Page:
# What is the color of a group of trillions of electrons, protons, and neutrons

Since an electron is smaller than visible light, then what what color would a group of electrons (trillions of electrons) be if there were enough of them to be seen by the eye? What color would a group of trillions of protons be? Color of trillions of neutrons? I don't mean a group of electrons, protons, and neutrons mixed together into atoms, I mean a group of each of them separately. Would they be an actual color (red, black, green, etc), clear but visible (the color of water, glasses's lenses), or invisible?

• see this for true trillions of electrons physics.wisc.edu/museum/Exhibits-2/EM/ElectBeam/… Jun 11, 2016 at 6:08
• @annav it's not color "of electrons" — it's fluorescence of the phosphor placed in the tube. Jun 11, 2016 at 10:39
• Well, sovlated electrons are purple. Jun 11, 2016 at 10:40
• @Ruslan sure, but that is why one can see them Jun 11, 2016 at 11:02
• In general I feel like a group of electrons would act somewhat like a perfect electrical conductor. Maybe the most perfect one ever. So it would have complete reflection, possibly looking like a metal as @JohnRennie suggested. Jun 11, 2016 at 12:08

There isn't a simple answer to that.

Colour arises when the light absorption or emission of a system is dependent on the wavelength. For example chlorophyll (i.e. plants) is green because it absorbs red and blue light so only the green light is reflected and reaches our eyes. So the question would be how does the light absorption and emission of trillions of electrons etc depend on wavelength?

The problem is that the light absorption and emission of electrons is dependent on their environment. For example an electron in a hydrogen atom absorbs and emits light differently to free electrons. This dependence on environment will also apply to protons and neutrons.

However, as a general rule a gas of charged particles is going to interact with light much as a metal does, so if you can make it dense enough a gas of electrons or protons will look silvery in reflected light. Neutrons aren't charged and their interaction with light is a lot weaker than electrons and protons so at similar densities a neutron gas would be transparent.

As for emission, electrons and protons will emit light due to black body radiation, so the colour of the emitted light will depend on temperature. As you heat the particle gas it will glow first red then yellow then white just as a heated metal does. Again neutrons are the odd one out since they have no charge. To a first approximation a neutron gas will not emit light.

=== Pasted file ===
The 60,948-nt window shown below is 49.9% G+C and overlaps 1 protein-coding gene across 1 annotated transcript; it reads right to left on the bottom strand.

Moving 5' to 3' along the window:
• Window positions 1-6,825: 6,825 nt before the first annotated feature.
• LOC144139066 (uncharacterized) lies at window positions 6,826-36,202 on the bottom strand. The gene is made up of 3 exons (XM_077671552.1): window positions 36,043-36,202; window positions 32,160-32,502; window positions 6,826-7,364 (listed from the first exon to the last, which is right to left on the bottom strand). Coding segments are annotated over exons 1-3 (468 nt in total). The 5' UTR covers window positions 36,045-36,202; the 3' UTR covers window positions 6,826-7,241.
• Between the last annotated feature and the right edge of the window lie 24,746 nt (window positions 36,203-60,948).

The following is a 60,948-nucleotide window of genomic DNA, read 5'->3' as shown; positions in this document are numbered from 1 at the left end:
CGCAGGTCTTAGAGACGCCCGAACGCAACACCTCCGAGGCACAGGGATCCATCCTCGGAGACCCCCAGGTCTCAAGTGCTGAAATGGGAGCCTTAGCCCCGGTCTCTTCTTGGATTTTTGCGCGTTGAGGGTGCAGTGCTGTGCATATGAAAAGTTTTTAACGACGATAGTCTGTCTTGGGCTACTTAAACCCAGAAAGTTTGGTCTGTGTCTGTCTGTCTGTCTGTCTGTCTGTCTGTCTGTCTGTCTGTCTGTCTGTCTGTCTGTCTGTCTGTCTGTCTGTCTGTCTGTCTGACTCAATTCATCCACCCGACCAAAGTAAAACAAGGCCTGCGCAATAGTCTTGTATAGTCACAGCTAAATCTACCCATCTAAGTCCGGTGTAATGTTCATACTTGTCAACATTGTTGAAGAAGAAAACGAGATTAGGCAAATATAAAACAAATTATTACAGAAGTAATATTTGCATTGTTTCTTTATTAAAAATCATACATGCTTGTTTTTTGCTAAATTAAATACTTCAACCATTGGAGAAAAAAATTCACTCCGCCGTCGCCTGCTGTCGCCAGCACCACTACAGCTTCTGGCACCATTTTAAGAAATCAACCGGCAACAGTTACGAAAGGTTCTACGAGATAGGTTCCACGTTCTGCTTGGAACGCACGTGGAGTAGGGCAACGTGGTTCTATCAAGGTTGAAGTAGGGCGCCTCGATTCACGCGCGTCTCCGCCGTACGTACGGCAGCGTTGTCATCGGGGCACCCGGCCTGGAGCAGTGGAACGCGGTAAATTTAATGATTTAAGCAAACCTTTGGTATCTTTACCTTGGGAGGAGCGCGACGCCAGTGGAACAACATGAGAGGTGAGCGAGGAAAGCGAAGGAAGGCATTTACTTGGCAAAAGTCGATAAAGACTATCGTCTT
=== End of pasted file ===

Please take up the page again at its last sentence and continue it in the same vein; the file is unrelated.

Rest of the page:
The 'color' would be an ultra-bright burst of gamma rays as the trillions of electrons rush apart, frying both you and your eyes to a crisp.

More seriously, if you confined the cloud of electrons, it wouldn't emit any particular color on its own -- for instance, there could be no optical transitions since there are no nuclei.

If you shined light on it, it might behave like the electrons in the 'free electron model' of metals. Since the electron response determines the color, I guess it'd be a shiny grey, like typical metals. For more detail, see section 5 here.

• What would be the color of the group of protons and the group of neutrons? Jun 11, 2016 at 5:58
• @Lollipop Visible light is made by oscillating charges. Protons are much heavier than electrons and oscillate slower, so I would guess they'd have less effect, making the group mostly transparent. Neutrons are not charged, so they'd definitely be totally transparent. Jun 11, 2016 at 6:01
• Confined electron gas wouldn't emit anything only if you freeze it to its ground state (zero temperature). Otherwise it'll emit thermal radiation. The confinement itself creates discrete states, so there are certain optical transitions possible. Jun 11, 2016 at 10:42

I cant comment on large groups of electrons, but we do actually have two real world examples of groups of neutrons, and one of groups of protons.

Neutrons

1. In labs, we have Bose-Einstein condensates. But since they evaporate with the slightest motion or exposure to light, I dont know how we could ever see them.

2. Possibly more helpful could be neutron stars. I think they have a ~4 inch thick atmosphere of some gas and a crust of iron in the way though, so seeing bare neutrons might still be impossible.

Protons

1. There is an isotope of hydrogen called protium that has no neutrons. Cationic protium (positively charged protium, ie stripped of the electrons) is nothing but protons. To find out the color of pure protons, just find out what color cationic protium matter is. This is just a conjecture, but, it may be possible that isotope and/or charge is irrelevant to the color of hydrogen, so maybe you just have to look at liquid hydrogen to find out what color protons are.